Bimanual labor: the neuroscience of piano playing

Look ma, both hands

Hands. As a species, we humans take pride in our opposable thumbs and our penchant for maneuvering our digits to perform complicated tasks (writing, playing musical instruments, sports). We’re also obsessed with handedness (with the inevitable majority/minority valence - right handed majority: good; left handed minority: bad). But is our focus on handedness ignoring the most important function of our ten, bendy offshoots?

2 hands giving you trouble? Try coordinating 8 tentacles!

2 hands giving you trouble? Try coordinating 8 tentacles!

Beyond the dichotomy of left and right-handedness, we do many things that require us to coordinate both of our arms. This is called bimanual coordination, and it’s a complicated task for our brains. Of course, those of us struggling on the dance floor with two left feet will know that this is a complicated task for our feet as well, but here we will focus on our hands.

Coordination of limbs is an evolutionarily ancient skill, shared by both vertebrates and invertebrates alike. All animals that use limbs to walk or swim or fly do so in a coordinated fashion. For us humans, taking part in many activities such as sports or music mean using our limbs in context-dependent ways.

Consider the pianist. She presses on smooth black and white keys, hundreds of muscles are whirring away inside her body, and her brain is performing complicated emotional and analytical processes. Although every independent movement of the pianist’s hands is one she’ll make while doing other tasks, their coordination yields a unique product: music. The pianist’s strategies to generate and optimize her performance are constrained by her muscular and nervous systems. Coordinating her right and left hands is just one of the tasks her brain needs to carry out while playing music. Most piano music requires your left and right hands to perform radically different motor tasks (with varying degrees of complexity; Bach is a particularly good example of hands going in opposite directions).


Bach Busoni Chaconne D Minor BWV 1004 performed by Valentina Lisitsa.


Symmetric bimanual movements are more natural and easier than parallel movements. Brain activation supports this, as there is more activation during parallel movements, suggesting that this task requires more mental energy, so to speak.

What is happening in the brain during complicated bimanual performances such as piano playing? And does this brain activation change depending on how much an individual has practiced complex bimanual tasks?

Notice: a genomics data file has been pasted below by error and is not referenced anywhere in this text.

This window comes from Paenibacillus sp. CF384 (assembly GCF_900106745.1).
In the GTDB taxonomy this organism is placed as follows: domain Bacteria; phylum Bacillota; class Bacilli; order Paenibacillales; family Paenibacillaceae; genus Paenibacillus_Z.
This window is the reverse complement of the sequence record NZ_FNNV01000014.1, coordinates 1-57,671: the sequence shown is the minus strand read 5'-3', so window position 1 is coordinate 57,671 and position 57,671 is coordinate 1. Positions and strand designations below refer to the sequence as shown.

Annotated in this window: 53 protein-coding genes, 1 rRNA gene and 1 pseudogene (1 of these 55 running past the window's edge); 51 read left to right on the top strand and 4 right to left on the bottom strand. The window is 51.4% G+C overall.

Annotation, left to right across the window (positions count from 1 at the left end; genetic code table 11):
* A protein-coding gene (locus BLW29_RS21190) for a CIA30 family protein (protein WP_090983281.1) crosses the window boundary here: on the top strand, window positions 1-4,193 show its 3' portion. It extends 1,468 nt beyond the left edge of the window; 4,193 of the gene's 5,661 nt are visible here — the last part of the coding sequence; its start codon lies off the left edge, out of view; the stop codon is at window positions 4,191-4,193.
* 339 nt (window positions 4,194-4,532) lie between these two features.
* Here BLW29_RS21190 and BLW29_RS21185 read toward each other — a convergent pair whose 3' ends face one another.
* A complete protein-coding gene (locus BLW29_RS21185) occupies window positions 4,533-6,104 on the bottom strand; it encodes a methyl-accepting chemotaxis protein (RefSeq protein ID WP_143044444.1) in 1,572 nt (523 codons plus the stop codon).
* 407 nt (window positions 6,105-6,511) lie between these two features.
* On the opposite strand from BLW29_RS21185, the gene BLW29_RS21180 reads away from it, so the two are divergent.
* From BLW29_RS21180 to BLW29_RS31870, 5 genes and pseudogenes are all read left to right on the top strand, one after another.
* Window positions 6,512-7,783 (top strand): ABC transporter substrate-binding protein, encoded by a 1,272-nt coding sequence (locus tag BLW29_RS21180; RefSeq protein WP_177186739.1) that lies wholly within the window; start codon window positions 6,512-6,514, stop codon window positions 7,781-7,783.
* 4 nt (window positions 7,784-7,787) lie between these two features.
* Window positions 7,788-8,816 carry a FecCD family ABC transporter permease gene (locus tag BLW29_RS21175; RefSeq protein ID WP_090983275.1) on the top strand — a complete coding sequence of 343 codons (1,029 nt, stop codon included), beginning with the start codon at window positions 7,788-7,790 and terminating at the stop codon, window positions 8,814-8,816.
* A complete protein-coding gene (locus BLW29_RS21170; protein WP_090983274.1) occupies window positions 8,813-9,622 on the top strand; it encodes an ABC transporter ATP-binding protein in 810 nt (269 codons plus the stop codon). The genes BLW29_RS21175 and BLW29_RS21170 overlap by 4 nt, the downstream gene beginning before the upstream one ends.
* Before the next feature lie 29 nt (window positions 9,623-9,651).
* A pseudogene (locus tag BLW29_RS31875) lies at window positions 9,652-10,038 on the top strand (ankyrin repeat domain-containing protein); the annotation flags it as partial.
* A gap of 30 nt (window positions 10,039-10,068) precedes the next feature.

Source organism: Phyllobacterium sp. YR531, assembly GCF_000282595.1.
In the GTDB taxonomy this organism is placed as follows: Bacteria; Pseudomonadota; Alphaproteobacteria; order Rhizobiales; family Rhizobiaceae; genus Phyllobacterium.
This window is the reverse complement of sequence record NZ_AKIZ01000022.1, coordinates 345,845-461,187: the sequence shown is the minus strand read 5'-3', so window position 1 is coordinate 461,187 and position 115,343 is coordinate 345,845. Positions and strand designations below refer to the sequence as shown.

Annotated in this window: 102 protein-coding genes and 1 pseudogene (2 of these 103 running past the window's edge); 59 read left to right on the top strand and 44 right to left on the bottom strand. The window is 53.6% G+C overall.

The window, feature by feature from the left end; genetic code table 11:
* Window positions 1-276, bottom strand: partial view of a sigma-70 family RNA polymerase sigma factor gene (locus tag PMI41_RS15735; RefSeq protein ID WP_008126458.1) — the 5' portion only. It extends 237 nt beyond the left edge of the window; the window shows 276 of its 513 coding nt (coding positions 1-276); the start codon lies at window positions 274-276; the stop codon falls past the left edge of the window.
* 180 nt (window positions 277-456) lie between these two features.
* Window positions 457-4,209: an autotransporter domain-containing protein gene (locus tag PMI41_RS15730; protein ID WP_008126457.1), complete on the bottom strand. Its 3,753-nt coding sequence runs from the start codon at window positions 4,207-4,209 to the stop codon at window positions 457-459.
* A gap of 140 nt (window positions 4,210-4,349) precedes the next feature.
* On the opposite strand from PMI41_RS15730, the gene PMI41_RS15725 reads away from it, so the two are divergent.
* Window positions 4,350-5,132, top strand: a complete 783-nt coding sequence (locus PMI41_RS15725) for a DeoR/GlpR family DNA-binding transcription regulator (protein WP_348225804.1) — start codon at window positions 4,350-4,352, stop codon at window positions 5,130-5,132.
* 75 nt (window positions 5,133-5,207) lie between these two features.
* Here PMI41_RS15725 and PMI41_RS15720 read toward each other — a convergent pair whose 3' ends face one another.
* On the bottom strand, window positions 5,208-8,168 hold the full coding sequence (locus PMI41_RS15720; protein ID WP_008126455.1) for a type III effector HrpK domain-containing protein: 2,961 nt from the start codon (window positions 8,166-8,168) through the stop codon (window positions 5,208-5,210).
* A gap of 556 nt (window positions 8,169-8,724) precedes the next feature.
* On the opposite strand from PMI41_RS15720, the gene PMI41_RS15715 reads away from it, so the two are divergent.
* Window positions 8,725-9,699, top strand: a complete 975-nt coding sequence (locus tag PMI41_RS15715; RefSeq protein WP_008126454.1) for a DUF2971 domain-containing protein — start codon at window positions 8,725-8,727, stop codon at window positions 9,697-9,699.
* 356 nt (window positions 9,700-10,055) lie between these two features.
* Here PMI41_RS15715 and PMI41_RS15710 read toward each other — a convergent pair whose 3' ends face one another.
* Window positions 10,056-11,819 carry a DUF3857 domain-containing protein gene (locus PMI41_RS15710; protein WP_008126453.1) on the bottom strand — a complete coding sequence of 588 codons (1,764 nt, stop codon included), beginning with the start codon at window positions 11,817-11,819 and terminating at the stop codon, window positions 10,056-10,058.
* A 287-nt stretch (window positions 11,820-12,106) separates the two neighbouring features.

Peering into the brains of pianists

Bernhard Haslinger and his colleagues at the Neurologische Klinik in Munich used brain imaging to try and answer this question. Utilizing an fMRI machine, which determines brain activity indirectly by measuring the amount of oxygen the brain is using, Dr. Haslinger scanned the brains of 12 professional and 12 naïve piano players while they did finger movements with both hands. Their movements were either in-phase, symmetric, or out of phase, parallel.

In professional pianists, brain activation is lower overall compare to naïve players, when making complex bimanual finger movements. This finding suggests that for the pros, complex bimanual movements, require less “mental energy” than for naïve players. Similarly, the professional’s brains are equally activated while generating symmetric and parallel movements, suggesting that their training has overcome our natural inclination toward symmetric movement.

The functional differences between naïve and professionals manifest themselves in structural differences in the brain. The right and left hemispheres of the brain are bridged by a structure called the corpus callosum, which carries signals between the two sides of our brain. This communication is part of what enables us to coordinate bimanual movements. Logically enough, structural differences between naïve and professional musicians show up in the corpus callosum. Professional pianists have both a larger corpus callosum and also less trans-callosal inhibition, or inhibition occurring across the corpus callosum. These increased connections make them more efficient at certain bimanual movements.

How did the professionals end up with these increased connections? Music learning is often begun at an early age, when the brain is most plastic, meaning its connections are most able to change. Perhaps the increased size of the corpus callosum is thus due to early demands for complex bimanual coordination amongst the professionals. But early training is likely not the only factor differentiating the brains of professional and naive pianists, as intense music playing can also drive structural changes in the adult brain (see here and here).         

There are also individual differences among pianists, which might be explained by different strategies they use to learn non-symmetric bimanual movements. Pianists can either practice each hand separately, or practice with both hands starting from the beginning. These two strategies represent a major debate in theories of bimanual movement. Is there a unifying motor plan that both hands use, or are there two independent plans that work together to produce one movement?

 So the next time you nestle into a red, velvet seat in a grand concert hall, perhaps you will be reminded that beneath the lightning fast, agile finger movements, complex processes are happening inside the brain of the performer.